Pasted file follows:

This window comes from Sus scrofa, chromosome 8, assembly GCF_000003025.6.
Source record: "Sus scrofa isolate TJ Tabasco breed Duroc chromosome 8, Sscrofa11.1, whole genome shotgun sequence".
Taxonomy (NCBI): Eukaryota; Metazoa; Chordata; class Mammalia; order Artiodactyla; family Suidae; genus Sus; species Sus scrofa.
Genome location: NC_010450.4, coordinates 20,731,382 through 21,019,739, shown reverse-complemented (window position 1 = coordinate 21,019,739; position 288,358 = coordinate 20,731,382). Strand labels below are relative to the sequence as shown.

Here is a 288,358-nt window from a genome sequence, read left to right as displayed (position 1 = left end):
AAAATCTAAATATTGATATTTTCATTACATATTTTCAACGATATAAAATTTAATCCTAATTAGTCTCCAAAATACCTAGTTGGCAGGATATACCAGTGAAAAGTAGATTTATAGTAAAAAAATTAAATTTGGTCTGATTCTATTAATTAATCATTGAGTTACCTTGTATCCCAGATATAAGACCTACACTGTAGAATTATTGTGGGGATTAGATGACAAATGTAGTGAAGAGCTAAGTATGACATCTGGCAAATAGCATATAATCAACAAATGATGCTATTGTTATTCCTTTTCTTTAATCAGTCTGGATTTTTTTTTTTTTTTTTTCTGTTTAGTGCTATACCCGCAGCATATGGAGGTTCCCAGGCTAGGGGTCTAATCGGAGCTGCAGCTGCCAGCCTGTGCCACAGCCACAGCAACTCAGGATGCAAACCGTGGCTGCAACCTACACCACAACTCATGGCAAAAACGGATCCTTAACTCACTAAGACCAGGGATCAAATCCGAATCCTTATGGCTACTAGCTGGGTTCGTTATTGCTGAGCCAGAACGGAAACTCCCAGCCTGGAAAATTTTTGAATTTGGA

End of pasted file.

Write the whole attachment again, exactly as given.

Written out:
This window comes from Sus scrofa, chromosome 8, assembly GCF_000003025.6.
Source record: "Sus scrofa isolate TJ Tabasco breed Duroc chromosome 8, Sscrofa11.1, whole genome shotgun sequence".
Taxonomy (NCBI): Eukaryota; Metazoa; Chordata; class Mammalia; order Artiodactyla; family Suidae; genus Sus; species Sus scrofa.
Genome location: NC_010450.4, coordinates 20,731,382 through 21,019,739, shown reverse-complemented (window position 1 = coordinate 21,019,739; position 288,358 = coordinate 20,731,382). Strand labels below are relative to the sequence as shown.

Here is a 288,358-nt window from a genome sequence, read left to right as displayed (position 1 = left end):
AAAATCTAAATATTGATATTTTCATTACATATTTTCAACGATATAAAATTTAATCCTAATTAGTCTCCAAAATACCTAGTTGGCAGGATATACCAGTGAAAAGTAGATTTATAGTAAAAAAATTAAATTTGGTCTGATTCTATTAATTAATCATTGAGTTACCTTGTATCCCAGATATAAGACCTACACTGTAGAATTATTGTGGGGATTAGATGACAAATGTAGTGAAGAGCTAAGTATGACATCTGGCAAATAGCATATAATCAACAAATGATGCTATTGTTATTCCTTTTCTTTAATCAGTCTGGATTTTTTTTTTTTTTTTTTCTGTTTAGTGCTATACCCGCAGCATATGGAGGTTCCCAGGCTAGGGGTCTAATCGGAGCTGCAGCTGCCAGCCTGTGCCACAGCCACAGCAACTCAGGATGCAAACCGTGGCTGCAACCTACACCACAACTCATGGCAAAAACGGATCCTTAACTCACTAAGACCAGGGATCAAATCCGAATCCTTATGGCTACTAGCTGGGTTCGTTATTGCTGAGCCAGAACGGAAACTCCCAGCCTGGAAAATTTTTGAATTTGGA